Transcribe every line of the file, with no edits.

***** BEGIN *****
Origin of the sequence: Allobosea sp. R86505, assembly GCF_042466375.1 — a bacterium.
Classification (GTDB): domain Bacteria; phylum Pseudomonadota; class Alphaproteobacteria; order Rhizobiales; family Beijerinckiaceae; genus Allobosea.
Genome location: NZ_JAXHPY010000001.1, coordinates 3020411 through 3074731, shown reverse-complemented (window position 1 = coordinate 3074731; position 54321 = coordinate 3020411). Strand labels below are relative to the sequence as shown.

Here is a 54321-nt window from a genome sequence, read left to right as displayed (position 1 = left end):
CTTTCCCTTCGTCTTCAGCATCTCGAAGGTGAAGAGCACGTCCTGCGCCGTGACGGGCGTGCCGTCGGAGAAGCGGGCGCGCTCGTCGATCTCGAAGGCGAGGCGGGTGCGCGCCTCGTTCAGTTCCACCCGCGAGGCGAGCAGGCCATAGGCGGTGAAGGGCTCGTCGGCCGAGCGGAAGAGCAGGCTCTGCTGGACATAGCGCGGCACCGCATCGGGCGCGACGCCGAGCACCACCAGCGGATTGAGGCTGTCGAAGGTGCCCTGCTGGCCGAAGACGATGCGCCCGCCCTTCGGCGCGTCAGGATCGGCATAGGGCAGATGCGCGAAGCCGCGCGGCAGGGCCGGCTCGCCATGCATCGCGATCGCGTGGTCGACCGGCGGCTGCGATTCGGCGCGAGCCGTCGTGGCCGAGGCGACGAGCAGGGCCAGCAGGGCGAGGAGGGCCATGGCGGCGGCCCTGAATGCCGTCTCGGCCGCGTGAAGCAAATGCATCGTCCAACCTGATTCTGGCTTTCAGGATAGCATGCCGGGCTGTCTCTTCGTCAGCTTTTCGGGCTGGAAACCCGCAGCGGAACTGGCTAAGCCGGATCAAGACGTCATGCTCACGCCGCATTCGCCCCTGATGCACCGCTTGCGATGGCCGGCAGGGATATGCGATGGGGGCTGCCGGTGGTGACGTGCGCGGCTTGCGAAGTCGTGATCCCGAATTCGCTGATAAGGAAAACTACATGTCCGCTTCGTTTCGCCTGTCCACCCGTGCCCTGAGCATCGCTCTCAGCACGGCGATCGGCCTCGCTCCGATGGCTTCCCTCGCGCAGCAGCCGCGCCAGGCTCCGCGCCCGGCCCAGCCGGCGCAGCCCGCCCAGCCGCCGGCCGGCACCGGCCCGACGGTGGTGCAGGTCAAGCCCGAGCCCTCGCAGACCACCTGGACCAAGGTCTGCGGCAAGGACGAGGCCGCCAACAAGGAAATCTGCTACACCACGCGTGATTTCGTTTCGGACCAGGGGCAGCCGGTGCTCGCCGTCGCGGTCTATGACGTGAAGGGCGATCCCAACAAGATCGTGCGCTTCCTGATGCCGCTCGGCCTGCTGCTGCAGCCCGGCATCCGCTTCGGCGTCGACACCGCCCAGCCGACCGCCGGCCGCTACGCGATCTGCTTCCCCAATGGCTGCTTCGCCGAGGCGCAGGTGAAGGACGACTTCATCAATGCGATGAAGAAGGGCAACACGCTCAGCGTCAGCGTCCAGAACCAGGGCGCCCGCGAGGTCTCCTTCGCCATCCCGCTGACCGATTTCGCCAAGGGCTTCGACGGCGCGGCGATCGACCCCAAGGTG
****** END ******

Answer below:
Origin of the sequence: Allobosea sp. R86505, assembly GCF_042466375.1 — a bacterium.
Classification (GTDB): domain Bacteria; phylum Pseudomonadota; class Alphaproteobacteria; order Rhizobiales; family Beijerinckiaceae; genus Allobosea.
Genome location: NZ_JAXHPY010000001.1, coordinates 3020411 through 3074731, shown reverse-complemented (window position 1 = coordinate 3074731; position 54321 = coordinate 3020411). Strand labels below are relative to the sequence as shown.

Here is a 54321-nt window from a genome sequence, read left to right as displayed (position 1 = left end):
CTTTCCCTTCGTCTTCAGCATCTCGAAGGTGAAGAGCACGTCCTGCGCCGTGACGGGCGTGCCGTCGGAGAAGCGGGCGCGCTCGTCGATCTCGAAGGCGAGGCGGGTGCGCGCCTCGTTCAGTTCCACCCGCGAGGCGAGCAGGCCATAGGCGGTGAAGGGCTCGTCGGCCGAGCGGAAGAGCAGGCTCTGCTGGACATAGCGCGGCACCGCATCGGGCGCGACGCCGAGCACCACCAGCGGATTGAGGCTGTCGAAGGTGCCCTGCTGGCCGAAGACGATGCGCCCGCCCTTCGGCGCGTCAGGATCGGCATAGGGCAGATGCGCGAAGCCGCGCGGCAGGGCCGGCTCGCCATGCATCGCGATCGCGTGGTCGACCGGCGGCTGCGATTCGGCGCGAGCCGTCGTGGCCGAGGCGACGAGCAGGGCCAGCAGGGCGAGGAGGGCCATGGCGGCGGCCCTGAATGCCGTCTCGGCCGCGTGAAGCAAATGCATCGTCCAACCTGATTCTGGCTTTCAGGATAGCATGCCGGGCTGTCTCTTCGTCAGCTTTTCGGGCTGGAAACCCGCAGCGGAACTGGCTAAGCCGGATCAAGACGTCATGCTCACGCCGCATTCGCCCCTGATGCACCGCTTGCGATGGCCGGCAGGGATATGCGATGGGGGCTGCCGGTGGTGACGTGCGCGGCTTGCGAAGTCGTGATCCCGAATTCGCTGATAAGGAAAACTACATGTCCGCTTCGTTTCGCCTGTCCACCCGTGCCCTGAGCATCGCTCTCAGCACGGCGATCGGCCTCGCTCCGATGGCTTCCCTCGCGCAGCAGCCGCGCCAGGCTCCGCGCCCGGCCCAGCCGGCGCAGCCCGCCCAGCCGCCGGCCGGCACCGGCCCGACGGTGGTGCAGGTCAAGCCCGAGCCCTCGCAGACCACCTGGACCAAGGTCTGCGGCAAGGACGAGGCCGCCAACAAGGAAATCTGCTACACCACGCGTGATTTCGTTTCGGACCAGGGGCAGCCGGTGCTCGCCGTCGCGGTCTATGACGTGAAGGGCGATCCCAACAAGATCGTGCGCTTCCTGATGCCGCTCGGCCTGCTGCTGCAGCCCGGCATCCGCTTCGGCGTCGACACCGCCCAGCCGACCGCCGGCCGCTACGCGATCTGCTTCCCCAATGGCTGCTTCGCCGAGGCGCAGGTGAAGGACGACTTCATCAATGCGATGAAGAAGGGCAACACGCTCAGCGTCAGCGTCCAGAACCAGGGCGCCCGCGAGGTCTCCTTCGCCATCCCGCTGACCGATTTCGCCAAGGGCTTCGACGGCGCGGCGATCGACCCCAAGGTG